One of the items sold was maple paneling in the “colonial style” became part a bar in a private home in Dublin, Ireland. According the BBC, there was a lot of interest in the auction and many came to view the items being auctioned. The auction fetched £257,000 ($327,000)at the auction. Names of the bidders and where they reside has not been publicly disclosed.
In April 1912 the unthinkable happened: Titanic sank taking over 1500 lives to the cold North Atlantic. People were stunned. With the headline Titanic Sunk blazing across newspapers around the globe, it made people wonder what had happened to a ship that defined an age of progress. For those with family, either passengers or crew, it was even more dire. Did my husband live? What happened to that family down the road that decided to go to America for a new life?
In the aftermath two investigations would seek to answer the question of what happened. A short concise statement is that Titanic collided with an iceberg that punctured the hull in many places causing water to enter the forward compartments causing her to founder and sink. Yet the investigations showed all kinds of things that were not right: out of date government regulations about lifeboats, the lack of manning wireless communications during all ship watches, the inattention given to numerous ice warnings, the lack of binoculars for the lookouts and much more. Captain Rostron of Carpathia would be labeled a hero for racing to the scene and retrieving the survivors. Captain Lord of California would come under criticism for his indifference to rockets being seen and failing to investigate.
The world of 1912 was a world on a precipice. Ominous clouds were already gathering over Europe. Titanic represented perhaps the pinnacle of the dying Edwardian age. It had everything that a person of means wanted: a comfortable way to cross the Atlantic in style. Down below was the other side, immigrants desperate to leave home and find a new life in the United States. And sadly many of those third class (or steerage as they were called)would perish. Titanic sinking left a mark on many that something was wrong and would be confirmed when war broke out in 1914. And that war would cut a wide swath in the upper classes that would have lasting effects.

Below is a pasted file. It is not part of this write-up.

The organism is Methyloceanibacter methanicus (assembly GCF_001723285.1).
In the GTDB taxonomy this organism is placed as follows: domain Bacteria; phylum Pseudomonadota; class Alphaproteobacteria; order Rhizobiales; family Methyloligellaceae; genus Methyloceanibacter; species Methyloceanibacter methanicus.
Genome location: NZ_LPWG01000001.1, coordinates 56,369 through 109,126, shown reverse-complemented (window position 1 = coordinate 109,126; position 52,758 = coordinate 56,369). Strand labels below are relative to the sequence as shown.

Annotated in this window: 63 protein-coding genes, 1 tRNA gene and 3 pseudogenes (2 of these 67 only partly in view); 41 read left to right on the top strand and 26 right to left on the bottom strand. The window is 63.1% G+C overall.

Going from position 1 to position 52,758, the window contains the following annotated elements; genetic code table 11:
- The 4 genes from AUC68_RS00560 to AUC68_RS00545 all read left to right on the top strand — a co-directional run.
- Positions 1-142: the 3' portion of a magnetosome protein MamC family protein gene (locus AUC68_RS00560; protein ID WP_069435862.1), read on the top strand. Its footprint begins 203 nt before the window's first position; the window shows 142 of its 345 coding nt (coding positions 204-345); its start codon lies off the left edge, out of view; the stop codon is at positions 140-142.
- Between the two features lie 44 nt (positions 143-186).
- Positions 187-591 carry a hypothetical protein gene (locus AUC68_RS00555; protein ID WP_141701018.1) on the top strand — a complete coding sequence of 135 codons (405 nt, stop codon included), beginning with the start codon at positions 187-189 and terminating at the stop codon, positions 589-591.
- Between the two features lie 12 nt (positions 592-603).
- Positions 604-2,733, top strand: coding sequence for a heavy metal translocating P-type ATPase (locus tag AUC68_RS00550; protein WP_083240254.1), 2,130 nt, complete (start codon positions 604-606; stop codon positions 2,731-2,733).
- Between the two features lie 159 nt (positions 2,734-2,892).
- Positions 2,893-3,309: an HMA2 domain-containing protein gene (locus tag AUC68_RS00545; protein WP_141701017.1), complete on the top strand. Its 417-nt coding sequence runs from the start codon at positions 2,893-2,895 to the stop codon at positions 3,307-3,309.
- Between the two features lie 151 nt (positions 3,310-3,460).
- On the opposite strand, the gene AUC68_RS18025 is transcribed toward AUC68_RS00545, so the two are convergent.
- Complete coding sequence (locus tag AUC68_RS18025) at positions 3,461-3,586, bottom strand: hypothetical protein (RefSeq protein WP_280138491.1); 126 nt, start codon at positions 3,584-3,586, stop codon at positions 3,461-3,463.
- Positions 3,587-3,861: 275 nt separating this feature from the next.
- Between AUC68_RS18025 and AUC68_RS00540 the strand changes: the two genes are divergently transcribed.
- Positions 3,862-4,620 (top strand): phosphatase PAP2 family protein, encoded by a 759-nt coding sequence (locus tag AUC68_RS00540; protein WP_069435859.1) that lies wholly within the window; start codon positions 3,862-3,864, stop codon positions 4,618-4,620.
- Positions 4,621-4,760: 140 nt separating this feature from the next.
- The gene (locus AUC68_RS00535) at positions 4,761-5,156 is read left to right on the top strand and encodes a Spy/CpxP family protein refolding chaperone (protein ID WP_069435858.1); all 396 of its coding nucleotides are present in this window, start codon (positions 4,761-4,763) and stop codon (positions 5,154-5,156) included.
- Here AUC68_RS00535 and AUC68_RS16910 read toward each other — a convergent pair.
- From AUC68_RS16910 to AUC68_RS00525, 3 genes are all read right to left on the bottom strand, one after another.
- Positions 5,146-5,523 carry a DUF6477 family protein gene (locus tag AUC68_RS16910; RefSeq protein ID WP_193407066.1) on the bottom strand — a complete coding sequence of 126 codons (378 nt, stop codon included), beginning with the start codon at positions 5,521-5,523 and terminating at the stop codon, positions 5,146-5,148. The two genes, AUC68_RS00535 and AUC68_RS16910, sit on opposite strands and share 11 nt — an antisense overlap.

The lessons of Titanic are many. The most important of all is to never become complacent nor think you are so clever as to be divine. It is a lesson that is sometimes forgotten resulting in tragedies like the Challenger explosion. Sometimes Greek mythology delivers warnings about complacency. Icarus forgot his wings were made of wax when he flew up to the sun resulting in his death. And saying Titanic was practically unsinkable comes pretty darn close as well.
Titanic:The Artifact Exhibition opened this week at V&A Waterfront in Cape Town, South Africa. This is the first time the exhibition has been in South Africa and expectations are high that it will draw large crowds. The exhibition is open 9am to 6pm daily and will run until March 2016. To purchase tickets and further information, go to http://titanicexpo.co.za/.
Source: CT To Host Titanic: The Artifact Exhibition(Eyewitness News,22 Nov 2015)